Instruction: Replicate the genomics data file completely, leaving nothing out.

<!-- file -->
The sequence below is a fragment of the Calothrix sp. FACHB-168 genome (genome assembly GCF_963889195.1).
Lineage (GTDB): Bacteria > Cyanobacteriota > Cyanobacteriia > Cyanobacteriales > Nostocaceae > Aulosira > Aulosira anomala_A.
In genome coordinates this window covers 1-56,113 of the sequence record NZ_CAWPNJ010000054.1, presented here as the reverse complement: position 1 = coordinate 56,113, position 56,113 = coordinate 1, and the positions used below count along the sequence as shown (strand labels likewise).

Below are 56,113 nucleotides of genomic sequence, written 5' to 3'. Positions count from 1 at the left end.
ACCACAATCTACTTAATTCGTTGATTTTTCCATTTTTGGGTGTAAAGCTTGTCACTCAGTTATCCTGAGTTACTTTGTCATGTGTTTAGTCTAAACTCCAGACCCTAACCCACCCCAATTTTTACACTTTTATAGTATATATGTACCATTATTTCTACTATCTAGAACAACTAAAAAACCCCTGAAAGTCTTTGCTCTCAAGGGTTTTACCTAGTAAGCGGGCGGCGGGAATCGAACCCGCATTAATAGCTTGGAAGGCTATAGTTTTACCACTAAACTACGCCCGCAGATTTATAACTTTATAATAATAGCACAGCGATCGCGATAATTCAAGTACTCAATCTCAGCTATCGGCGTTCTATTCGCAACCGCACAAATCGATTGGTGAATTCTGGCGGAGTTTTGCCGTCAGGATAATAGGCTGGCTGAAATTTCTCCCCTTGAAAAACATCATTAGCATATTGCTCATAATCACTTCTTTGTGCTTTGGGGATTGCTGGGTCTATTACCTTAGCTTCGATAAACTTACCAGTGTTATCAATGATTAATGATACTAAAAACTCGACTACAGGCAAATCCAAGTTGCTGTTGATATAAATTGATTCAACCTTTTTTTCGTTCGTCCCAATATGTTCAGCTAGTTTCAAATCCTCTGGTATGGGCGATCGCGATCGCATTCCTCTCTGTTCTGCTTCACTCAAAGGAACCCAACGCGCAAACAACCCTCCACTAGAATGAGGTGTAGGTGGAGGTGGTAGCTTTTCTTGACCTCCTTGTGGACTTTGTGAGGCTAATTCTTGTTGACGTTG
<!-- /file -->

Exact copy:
The sequence below is a fragment of the Calothrix sp. FACHB-168 genome (genome assembly GCF_963889195.1).
Lineage (GTDB): Bacteria > Cyanobacteriota > Cyanobacteriia > Cyanobacteriales > Nostocaceae > Aulosira > Aulosira anomala_A.
In genome coordinates this window covers 1-56,113 of the sequence record NZ_CAWPNJ010000054.1, presented here as the reverse complement: position 1 = coordinate 56,113, position 56,113 = coordinate 1, and the positions used below count along the sequence as shown (strand labels likewise).

Below are 56,113 nucleotides of genomic sequence, written 5' to 3'. Positions count from 1 at the left end.
ACCACAATCTACTTAATTCGTTGATTTTTCCATTTTTGGGTGTAAAGCTTGTCACTCAGTTATCCTGAGTTACTTTGTCATGTGTTTAGTCTAAACTCCAGACCCTAACCCACCCCAATTTTTACACTTTTATAGTATATATGTACCATTATTTCTACTATCTAGAACAACTAAAAAACCCCTGAAAGTCTTTGCTCTCAAGGGTTTTACCTAGTAAGCGGGCGGCGGGAATCGAACCCGCATTAATAGCTTGGAAGGCTATAGTTTTACCACTAAACTACGCCCGCAGATTTATAACTTTATAATAATAGCACAGCGATCGCGATAATTCAAGTACTCAATCTCAGCTATCGGCGTTCTATTCGCAACCGCACAAATCGATTGGTGAATTCTGGCGGAGTTTTGCCGTCAGGATAATAGGCTGGCTGAAATTTCTCCCCTTGAAAAACATCATTAGCATATTGCTCATAATCACTTCTTTGTGCTTTGGGGATTGCTGGGTCTATTACCTTAGCTTCGATAAACTTACCAGTGTTATCAATGATTAATGATACTAAAAACTCGACTACAGGCAAATCCAAGTTGCTGTTGATATAAATTGATTCAACCTTTTTTTCGTTCGTCCCAATATGTTCAGCTAGTTTCAAATCCTCTGGTATGGGCGATCGCGATCGCATTCCTCTCTGTTCTGCTTCACTCAAAGGAACCCAACGCGCAAACAACCCTCCACTAGAATGAGGTGTAGGTGGAGGTGGTAGCTTTTCTTGACCTCCTTGTGGACTTTGTGAGGCTAATTCTTGTTGACGTTG